I do like a cup of tea and a scone, preferably cheese, after a walk. But in the Naked Man Tea Shop in Settle I saw natives tucking into Yorkshire puddings filled with gravy - at tea time no less. I have to say I'm not tempted. Indeed I wonder at all the fuss about puddings from Yorkshire; and at their elevated position as exemplary of our national cuisine. Surely tea is the quintessential english past-time, and a good scone is at the centre of a good tea-time. At the risk of upsetting the natives of 'god's own county' - about which I don't suppose I'll lose too much sleep - give me a cheese scone any day of the week! Anyone anxious to differ?

Friday, 27 April 2007

12 Haza de Lino, Alpujarra, Andalucia

Lynne & I walked 14 kilometers in the Alpujarra - the foothills of the Sierra Nevada. This circular walk is from the book of Alpujarran walks by Jeremy Rabjohns. It takes you from the bar in the small settlement of Haza de Lino up 200 - 300 metres through a forest of cork oak and onto a high point from where there are great views down to the med, and up to the snow capped sierra. Then we went down again through a very picturesque valley and up onto the road, from where we walked back to Haza. Distance:- 9 miles with the time taken at 3.75 hours. Going:- Regrettably it was a cloudy day with some rain and a cold wind up on the top. The views were not as good as we would have wished. The pictures were taken on an earlier occasion when I did this walk alone. Progress:- walked 142 - 358 to go.

The Sierra Nevada....

......highest peak is Mulhacen at 3749m or 11414ft, at which height the bio-climatic type is tundra, and the peaks are snow capped all year around. 50 km away, and at the other ecological extreme, is the Desierte de Tebernas, the only semi-desert in Europe. Therefore on a 50k walk you could potentially pass through all the bio-climatic zones of Europe. The variety of flora and fauna is as wide as the view above.

The View Towards the Med....

.......on a hazy day and looking into the sun. You can just see the white uprights of wind turbines on the ridge below, with the coastal plain in the background on the right hand side, and a mountain village bottom left hand side.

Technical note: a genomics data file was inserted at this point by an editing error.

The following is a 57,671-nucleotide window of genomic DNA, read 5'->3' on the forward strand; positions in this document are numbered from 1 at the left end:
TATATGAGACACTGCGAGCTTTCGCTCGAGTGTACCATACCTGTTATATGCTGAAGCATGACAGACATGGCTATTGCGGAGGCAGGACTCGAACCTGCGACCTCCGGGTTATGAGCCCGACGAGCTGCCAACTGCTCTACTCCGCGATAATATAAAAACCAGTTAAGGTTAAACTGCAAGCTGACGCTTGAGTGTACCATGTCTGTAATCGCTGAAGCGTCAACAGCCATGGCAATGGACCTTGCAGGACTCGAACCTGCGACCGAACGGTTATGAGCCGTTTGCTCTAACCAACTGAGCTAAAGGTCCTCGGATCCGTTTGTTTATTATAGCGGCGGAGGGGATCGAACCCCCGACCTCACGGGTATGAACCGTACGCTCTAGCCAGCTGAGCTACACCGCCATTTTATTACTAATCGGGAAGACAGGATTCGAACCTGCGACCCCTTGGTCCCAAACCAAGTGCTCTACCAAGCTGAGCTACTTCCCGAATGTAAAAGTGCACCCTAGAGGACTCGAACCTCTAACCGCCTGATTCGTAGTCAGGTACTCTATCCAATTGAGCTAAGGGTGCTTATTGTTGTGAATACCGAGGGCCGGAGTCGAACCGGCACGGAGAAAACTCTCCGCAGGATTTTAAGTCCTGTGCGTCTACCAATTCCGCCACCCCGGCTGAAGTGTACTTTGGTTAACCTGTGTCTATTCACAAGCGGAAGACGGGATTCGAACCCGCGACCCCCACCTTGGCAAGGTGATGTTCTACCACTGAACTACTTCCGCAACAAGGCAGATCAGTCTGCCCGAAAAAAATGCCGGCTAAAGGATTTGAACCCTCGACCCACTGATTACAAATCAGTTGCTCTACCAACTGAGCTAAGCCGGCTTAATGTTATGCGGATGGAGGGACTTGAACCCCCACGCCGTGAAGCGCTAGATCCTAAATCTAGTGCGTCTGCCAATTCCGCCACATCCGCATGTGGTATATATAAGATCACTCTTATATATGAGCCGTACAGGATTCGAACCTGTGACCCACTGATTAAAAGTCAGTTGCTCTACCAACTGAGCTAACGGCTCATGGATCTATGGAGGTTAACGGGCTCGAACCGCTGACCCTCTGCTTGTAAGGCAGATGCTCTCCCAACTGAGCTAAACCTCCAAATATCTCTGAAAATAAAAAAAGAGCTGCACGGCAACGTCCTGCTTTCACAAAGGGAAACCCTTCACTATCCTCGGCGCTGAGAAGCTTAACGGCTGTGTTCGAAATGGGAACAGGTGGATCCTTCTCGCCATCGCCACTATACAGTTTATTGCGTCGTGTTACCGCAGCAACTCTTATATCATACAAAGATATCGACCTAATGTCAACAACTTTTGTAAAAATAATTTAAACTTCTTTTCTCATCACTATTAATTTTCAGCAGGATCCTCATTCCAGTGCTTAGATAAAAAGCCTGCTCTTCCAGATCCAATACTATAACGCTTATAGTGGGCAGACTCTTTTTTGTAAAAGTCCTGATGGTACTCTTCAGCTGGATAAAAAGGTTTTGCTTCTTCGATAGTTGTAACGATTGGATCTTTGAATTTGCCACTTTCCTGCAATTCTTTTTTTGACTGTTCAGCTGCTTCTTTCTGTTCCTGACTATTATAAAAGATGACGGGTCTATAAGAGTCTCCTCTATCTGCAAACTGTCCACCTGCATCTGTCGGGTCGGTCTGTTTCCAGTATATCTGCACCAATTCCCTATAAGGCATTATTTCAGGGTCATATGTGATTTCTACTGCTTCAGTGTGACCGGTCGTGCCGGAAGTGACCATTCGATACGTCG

Cork Oak (quercus suber)... can see the cut around the top of the trunk where it the bark was harvested a few years ago. Here the cork oak grows at an unusually high altitude (c.1400m). When the bark is stripped the trunks turn in colour to bright orange, and then weather to a red-oxide/purple hue as the bark layers begin to regenerate.

Wednesday, 25 April 2007

11. Ipswich - Stowmarket

Details:- This was a linear walk along The Gipping Valley Way, from Ipswich to Stowmarket. The path follows the river via man made cuts which were part of the old navigation system. The are still several locks along the way - all disused now. Distance:- 17 miles, which I did @ 4mph in 4hrs 15 minutes, the fastest that I have ever done a longer walk. Going:- very easy, and on a lovely sunny spring day. Map:- OS Explorers 197 & 291. Progress:- walked 133 - 367 to go.

Sculpture.... the countryside - I'm starting to see more of it in the UK, and about time too. Not entirely sure about this though!

Snake in the water.

His head is on the left, and the ripples behind are caused by the motion of his body below the surface - doing the snake paddle I suppose. It's a great time for flora and fauna - the wild flowers are up and doing, and I saw a mink working a riverside boardwalk for signs of lunch. Little varmink!